Infigen Energy owns and operates renewable energy generation assets, primarily windfarms, in Australia. Ord Minnett’s previous view on the stock was underpinned by a negative outlook for the company’s three traditional revenue streams: 1) merchant power sales would come under pressure as more generation capacity rolls out; 2) revenue from green certificates would come down as the renewable energy target (RET) is reached; and 3) power purchase agreement (PPA) prices are now so low that Infigen is unlikely to sign further contracts.
These factors have not changed, but the share price has derated to such an extent that we estimate it would now be at least 10% cheaper to buy Infigen than to build new windfarms. With valuation now looking significantly more interesting, we have upgraded our recommendation on Infigen to Buy from Hold.
- Share price derating – Since October 2017 Infigen’s share price has declined about 20% (as at early April), compared to the S&P/ASX 200 which has risen 3%. We believe the derating has been driven by: 1) declining wholesale electricity prices; 2) an acceleration in the building of renewable capacity and the implications on large-scale generation certificate prices; and 3) the change in the company’s corporate strategy to that of a commercial and industrial retailer.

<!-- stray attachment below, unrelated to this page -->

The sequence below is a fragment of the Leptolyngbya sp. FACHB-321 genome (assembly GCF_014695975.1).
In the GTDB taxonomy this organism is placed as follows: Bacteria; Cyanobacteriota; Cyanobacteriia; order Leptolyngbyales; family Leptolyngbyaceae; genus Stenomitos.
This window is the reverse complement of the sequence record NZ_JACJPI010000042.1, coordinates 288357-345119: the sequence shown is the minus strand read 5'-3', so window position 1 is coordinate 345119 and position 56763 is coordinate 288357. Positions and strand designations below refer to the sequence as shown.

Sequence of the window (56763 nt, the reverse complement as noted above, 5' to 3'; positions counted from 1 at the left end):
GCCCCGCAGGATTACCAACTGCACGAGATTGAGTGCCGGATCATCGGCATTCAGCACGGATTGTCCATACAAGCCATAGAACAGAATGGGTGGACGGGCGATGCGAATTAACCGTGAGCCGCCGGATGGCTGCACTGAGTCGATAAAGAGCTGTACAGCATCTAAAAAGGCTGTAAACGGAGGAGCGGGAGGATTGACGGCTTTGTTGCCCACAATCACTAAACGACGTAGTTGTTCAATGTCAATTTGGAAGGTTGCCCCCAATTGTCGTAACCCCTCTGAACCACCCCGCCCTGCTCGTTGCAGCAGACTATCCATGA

- Valuation – We estimate the current share price is implying a valuation of $1,847 per kilowatt (kW), down from its two-year peak of $2,714/kW and close to the low point of $1,837/kW. Importantly, this is well below the cost of building new capacity. Our target price has decreased to $0.71 from $0.73 in line with our discounted cash flow valuation, which has reduced by 3% and implies about $2,150/kW of capacity, leading us to lower our target price to $0.71 from $0.73 based on an 8% post-tax weighted average cost of capital.
- Balance sheet – The announcement last month that Infigen would refinance its debt facility does not necessarily mean the introduction of dividends or other means of capital returns, in our view. The transition of the company to an electricity retailer has changed the risk profile of its cash flows and, therefore, we believe management’s initial priority will be to degear the balance sheet.